The Top 10 Land Mines in E-mail Marketing
Which tracking format would you trust more: an Excel spreadsheet or a server-based live view? What's the definition employed by your e-mail vendor for calculating open rates and click-through rates? Are the definitions consistent with the new Interactive Advertising Bureau standards, or has your vendor invented its own measurement? Only use vendors that provide live tracking links based on industry definitions.
5. Breeding. Breeding is the measure of the rate of e-mail propagation. It can be measured two ways: the volume of e-mail sent to a freshly registered e-mail address per unit of time, or the frequency with which a new e-mail address is resold to other marketers. Protect yourself by using only vendors who manage the weekly volume of e-mail offers sent to any one address and whose lists are not bought and sold on "online street corners."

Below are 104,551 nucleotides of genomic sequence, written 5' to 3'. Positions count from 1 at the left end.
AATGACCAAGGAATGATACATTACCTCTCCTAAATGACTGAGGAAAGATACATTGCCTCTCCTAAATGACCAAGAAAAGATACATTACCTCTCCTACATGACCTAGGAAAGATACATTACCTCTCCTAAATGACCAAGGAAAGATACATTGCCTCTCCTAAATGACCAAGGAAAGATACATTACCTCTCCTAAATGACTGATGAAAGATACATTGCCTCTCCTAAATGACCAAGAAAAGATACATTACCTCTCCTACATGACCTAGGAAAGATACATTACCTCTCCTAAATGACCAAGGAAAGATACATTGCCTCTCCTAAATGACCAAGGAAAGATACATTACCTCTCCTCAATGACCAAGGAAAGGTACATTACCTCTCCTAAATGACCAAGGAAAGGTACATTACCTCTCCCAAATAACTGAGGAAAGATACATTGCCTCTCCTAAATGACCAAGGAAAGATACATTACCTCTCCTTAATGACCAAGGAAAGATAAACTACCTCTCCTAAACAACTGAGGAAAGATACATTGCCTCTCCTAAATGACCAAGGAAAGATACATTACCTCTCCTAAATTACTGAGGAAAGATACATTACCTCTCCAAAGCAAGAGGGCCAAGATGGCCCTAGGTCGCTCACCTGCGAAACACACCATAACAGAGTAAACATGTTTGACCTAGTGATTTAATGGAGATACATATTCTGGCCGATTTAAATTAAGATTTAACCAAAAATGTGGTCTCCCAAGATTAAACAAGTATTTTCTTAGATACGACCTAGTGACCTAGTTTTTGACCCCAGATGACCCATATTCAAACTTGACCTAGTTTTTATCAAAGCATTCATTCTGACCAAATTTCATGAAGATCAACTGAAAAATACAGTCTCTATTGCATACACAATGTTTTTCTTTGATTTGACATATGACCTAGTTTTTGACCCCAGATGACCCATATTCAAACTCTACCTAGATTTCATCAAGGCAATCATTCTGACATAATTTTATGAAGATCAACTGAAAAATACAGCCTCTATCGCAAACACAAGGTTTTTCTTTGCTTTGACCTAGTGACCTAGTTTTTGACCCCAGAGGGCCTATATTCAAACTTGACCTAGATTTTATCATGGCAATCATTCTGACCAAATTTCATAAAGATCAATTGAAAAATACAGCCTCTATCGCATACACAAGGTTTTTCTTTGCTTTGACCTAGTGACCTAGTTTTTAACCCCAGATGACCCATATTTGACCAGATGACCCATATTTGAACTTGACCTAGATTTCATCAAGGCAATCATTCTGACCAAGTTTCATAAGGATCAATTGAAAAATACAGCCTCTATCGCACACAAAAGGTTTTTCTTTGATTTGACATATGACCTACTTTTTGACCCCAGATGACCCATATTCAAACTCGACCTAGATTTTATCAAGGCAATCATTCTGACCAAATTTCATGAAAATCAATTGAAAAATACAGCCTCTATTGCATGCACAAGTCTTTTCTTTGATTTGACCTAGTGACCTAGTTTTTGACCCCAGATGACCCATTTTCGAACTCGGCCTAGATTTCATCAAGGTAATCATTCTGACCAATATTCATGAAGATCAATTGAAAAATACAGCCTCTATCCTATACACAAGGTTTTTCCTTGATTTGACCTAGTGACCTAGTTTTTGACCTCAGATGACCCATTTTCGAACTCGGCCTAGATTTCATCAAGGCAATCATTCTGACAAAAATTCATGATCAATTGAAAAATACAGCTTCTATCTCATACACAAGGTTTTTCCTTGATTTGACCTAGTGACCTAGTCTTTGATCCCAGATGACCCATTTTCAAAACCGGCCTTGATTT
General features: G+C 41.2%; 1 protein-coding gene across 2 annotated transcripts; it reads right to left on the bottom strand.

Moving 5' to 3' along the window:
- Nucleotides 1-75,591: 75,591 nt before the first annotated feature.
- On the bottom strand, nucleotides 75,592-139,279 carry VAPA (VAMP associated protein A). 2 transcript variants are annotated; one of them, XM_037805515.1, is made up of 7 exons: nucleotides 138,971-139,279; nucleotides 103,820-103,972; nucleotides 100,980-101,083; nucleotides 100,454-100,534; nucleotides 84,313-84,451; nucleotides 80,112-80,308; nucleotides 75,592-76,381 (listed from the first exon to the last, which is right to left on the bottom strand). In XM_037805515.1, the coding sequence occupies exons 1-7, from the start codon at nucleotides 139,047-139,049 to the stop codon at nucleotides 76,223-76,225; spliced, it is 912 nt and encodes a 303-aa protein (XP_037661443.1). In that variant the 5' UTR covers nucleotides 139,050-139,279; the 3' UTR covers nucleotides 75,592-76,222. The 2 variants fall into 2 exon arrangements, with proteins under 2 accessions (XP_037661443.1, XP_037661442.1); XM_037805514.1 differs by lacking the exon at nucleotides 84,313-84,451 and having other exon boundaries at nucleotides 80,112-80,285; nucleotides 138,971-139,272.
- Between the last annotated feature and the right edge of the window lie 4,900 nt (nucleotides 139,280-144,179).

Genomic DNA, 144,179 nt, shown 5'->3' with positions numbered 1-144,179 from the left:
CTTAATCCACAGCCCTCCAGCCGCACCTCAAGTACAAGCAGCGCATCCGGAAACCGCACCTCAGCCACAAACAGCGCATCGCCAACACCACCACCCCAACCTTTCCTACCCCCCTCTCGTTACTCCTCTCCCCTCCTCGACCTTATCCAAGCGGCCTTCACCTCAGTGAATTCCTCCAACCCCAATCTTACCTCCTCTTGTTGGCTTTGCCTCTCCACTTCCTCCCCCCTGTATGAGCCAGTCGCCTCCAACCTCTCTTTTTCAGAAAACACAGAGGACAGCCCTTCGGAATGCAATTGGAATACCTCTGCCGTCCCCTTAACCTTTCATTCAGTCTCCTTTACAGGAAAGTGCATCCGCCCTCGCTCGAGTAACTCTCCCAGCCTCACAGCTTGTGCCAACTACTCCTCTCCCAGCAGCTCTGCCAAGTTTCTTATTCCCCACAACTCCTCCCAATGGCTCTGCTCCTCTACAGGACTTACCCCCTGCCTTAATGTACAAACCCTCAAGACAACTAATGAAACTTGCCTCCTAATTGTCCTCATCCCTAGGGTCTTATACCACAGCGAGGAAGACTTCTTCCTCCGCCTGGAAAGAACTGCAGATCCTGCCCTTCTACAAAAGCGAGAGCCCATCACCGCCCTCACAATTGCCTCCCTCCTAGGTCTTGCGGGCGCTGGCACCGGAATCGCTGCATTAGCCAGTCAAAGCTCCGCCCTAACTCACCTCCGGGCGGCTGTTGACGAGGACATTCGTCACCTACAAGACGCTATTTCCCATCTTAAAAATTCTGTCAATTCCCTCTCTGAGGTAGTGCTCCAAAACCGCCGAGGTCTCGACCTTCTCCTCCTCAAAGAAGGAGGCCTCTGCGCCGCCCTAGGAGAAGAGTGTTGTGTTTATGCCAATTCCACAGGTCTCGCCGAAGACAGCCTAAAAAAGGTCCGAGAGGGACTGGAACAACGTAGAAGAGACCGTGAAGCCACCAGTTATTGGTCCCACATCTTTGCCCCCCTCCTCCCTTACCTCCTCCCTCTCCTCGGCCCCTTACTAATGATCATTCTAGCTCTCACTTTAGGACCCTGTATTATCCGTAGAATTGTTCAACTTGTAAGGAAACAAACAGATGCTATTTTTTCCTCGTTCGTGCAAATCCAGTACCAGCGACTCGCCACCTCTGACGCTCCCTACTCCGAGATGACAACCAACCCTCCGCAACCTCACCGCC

6. False clicks. Certain e-mail vendors use robots or spider software to create false open and click-through rates. The result: What you think are legitimate interests in your offer, as measured by open rates and click-through rates, are just mechanical hits used to drive up the reported results. The ability to observe tracking data online, hour by hour, is perhaps your best defense against this practice.
7. Misrepresented capabilities. Vendors often misrepresent their capabilities, especially their ability to deliver difficult selects (geography) or specialty services (affinity-based targeting). Ask your vendor: "How will you target to reach my desired audiences?" Ask for several references of campaigns with similar targeting objectives, and call them for feedback.
8. False lists. Many e-mail vendors sell only what you need. The problem is they often don't have what you need, but will claim they do to get your business. They either don't have the list or the right selects. In one real-world example, a chocolate company was told by its e-mail vendor: "Yes, we have a list of thousands of females ages 16 to 35 who love chocolate and live in New Jersey." Even the best lists have limited information. If the list sounds too good to be true, it probably is.